Markets soared. And then, this week, they crashed.

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Nina Totenberg is NPR's award-winning legal affairs correspondent. Her reports air regularly on NPR's critically acclaimed newsmagazines All Things Considered, Morning Edition, and Weekend Edition.

Totenberg's coverage of the Supreme Court and legal affairs has won her widespread recognition. Newsweek says, "The mainstays [of NPR] are Morning Edition and All Things Considered. But the creme de la creme is Nina Totenberg." She is also a regular panelist on Inside Washington, a weekly syndicated public affairs television program produced in the nation's capital.

Politics
4:29 pm
Thu November 10, 2011

Newly Released Testimony Is Vintage Nixon

President Richard Nixon in the Oval Office on Feb. 19, 1970.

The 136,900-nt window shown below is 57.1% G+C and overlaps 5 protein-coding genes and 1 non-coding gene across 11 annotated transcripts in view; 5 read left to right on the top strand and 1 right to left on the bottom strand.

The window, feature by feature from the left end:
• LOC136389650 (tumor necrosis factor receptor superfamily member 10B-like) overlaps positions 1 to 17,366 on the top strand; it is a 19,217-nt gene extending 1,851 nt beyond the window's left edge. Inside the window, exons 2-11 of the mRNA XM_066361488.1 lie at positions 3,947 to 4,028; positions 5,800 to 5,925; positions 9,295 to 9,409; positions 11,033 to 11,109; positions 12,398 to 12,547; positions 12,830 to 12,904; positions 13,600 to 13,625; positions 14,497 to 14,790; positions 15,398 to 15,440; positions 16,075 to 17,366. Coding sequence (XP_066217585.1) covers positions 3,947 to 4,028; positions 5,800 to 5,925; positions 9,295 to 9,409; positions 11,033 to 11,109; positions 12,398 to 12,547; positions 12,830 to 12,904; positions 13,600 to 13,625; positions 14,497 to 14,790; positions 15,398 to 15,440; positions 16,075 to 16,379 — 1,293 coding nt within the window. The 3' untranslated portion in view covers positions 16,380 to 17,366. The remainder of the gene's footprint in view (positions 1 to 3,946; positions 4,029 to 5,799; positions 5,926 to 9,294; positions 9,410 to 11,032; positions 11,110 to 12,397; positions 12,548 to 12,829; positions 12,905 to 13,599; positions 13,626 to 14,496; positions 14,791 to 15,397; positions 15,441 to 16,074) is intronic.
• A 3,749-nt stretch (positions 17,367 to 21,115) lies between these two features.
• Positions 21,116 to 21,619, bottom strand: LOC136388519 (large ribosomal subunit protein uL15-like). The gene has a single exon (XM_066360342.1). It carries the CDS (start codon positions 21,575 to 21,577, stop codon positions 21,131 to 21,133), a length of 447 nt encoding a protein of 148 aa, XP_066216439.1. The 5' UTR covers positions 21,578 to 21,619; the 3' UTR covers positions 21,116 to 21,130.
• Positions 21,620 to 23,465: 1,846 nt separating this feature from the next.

National Archives Getty Images

The National Archives has released President Nixon's long-secret grand jury testimony in the Watergate scandal. Nixon gave the testimony, spanning 298 pages, in 1975 after he had been named an unindicted co-conspirator, resigned and been pardoned for criminal abuses of government power.

From the get-go, the testimony is vintage Nixon — manipulative, self-pitying, and as unrevealing as possible.

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The Two-Way
4:24 pm
Thu November 10, 2011

Facebook Will Reportedly Shift Privacy Policy To 'Opt In' — Not 'Opt Out'

Facebook is on the verge of adopting new "opt in" privacy settings, according to reports. Here, company founder Mark Zuckerberg speaks during a visit to Cambridge, Mass., Monday.
Darren McCollester Getty Images

Facebook moving toward changing its policy about privacy settings, abandoning an "opt-out" approach for one in which its members would have to "opt in" to allow strangers to see personal information stored on their profile pages, according to reports.

The shift is seen as a response to the Federal Trade Commission's accusation that the social media network deceived its members when it changed its policies in 2009.